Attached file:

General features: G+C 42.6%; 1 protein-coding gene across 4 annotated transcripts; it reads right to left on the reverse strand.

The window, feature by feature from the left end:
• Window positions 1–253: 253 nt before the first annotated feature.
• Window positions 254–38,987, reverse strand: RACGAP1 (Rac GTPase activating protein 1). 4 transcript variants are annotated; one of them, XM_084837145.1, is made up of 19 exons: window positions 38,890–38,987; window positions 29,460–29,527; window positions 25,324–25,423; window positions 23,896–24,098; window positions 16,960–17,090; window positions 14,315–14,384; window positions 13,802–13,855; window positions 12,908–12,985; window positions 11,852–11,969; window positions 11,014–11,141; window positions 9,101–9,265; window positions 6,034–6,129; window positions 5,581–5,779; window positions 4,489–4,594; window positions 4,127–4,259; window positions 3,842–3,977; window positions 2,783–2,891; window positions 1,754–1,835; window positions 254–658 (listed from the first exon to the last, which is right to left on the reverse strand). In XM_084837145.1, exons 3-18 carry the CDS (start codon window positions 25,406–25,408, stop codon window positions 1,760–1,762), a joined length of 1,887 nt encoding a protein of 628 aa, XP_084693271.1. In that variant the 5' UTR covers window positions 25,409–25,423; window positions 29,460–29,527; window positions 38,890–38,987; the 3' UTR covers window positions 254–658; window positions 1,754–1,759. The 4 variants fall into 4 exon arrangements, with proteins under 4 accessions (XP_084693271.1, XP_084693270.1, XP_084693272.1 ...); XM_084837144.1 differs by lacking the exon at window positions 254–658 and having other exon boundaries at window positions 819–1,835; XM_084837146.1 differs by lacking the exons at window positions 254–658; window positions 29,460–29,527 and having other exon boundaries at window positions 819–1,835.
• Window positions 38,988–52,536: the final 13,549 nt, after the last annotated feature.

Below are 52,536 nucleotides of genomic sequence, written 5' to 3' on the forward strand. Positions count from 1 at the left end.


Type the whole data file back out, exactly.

General features: G+C 42.6%; 1 protein-coding gene across 4 annotated transcripts; it reads right to left on the reverse strand.

The window, feature by feature from the left end:
• Window positions 1–253: 253 nt before the first annotated feature.
• Window positions 254–38,987, reverse strand: RACGAP1 (Rac GTPase activating protein 1). 4 transcript variants are annotated; one of them, XM_084837145.1, is made up of 19 exons: window positions 38,890–38,987; window positions 29,460–29,527; window positions 25,324–25,423; window positions 23,896–24,098; window positions 16,960–17,090; window positions 14,315–14,384; window positions 13,802–13,855; window positions 12,908–12,985; window positions 11,852–11,969; window positions 11,014–11,141; window positions 9,101–9,265; window positions 6,034–6,129; window positions 5,581–5,779; window positions 4,489–4,594; window positions 4,127–4,259; window positions 3,842–3,977; window positions 2,783–2,891; window positions 1,754–1,835; window positions 254–658 (listed from the first exon to the last, which is right to left on the reverse strand). In XM_084837145.1, exons 3-18 carry the CDS (start codon window positions 25,406–25,408, stop codon window positions 1,760–1,762), a joined length of 1,887 nt encoding a protein of 628 aa, XP_084693271.1. In that variant the 5' UTR covers window positions 25,409–25,423; window positions 29,460–29,527; window positions 38,890–38,987; the 3' UTR covers window positions 254–658; window positions 1,754–1,759. The 4 variants fall into 4 exon arrangements, with proteins under 4 accessions (XP_084693271.1, XP_084693270.1, XP_084693272.1 ...); XM_084837144.1 differs by lacking the exon at window positions 254–658 and having other exon boundaries at window positions 819–1,835; XM_084837146.1 differs by lacking the exons at window positions 254–658; window positions 29,460–29,527 and having other exon boundaries at window positions 819–1,835.
• Window positions 38,988–52,536: the final 13,549 nt, after the last annotated feature.

Below are 52,536 nucleotides of genomic sequence, written 5' to 3' on the forward strand. Positions count from 1 at the left end.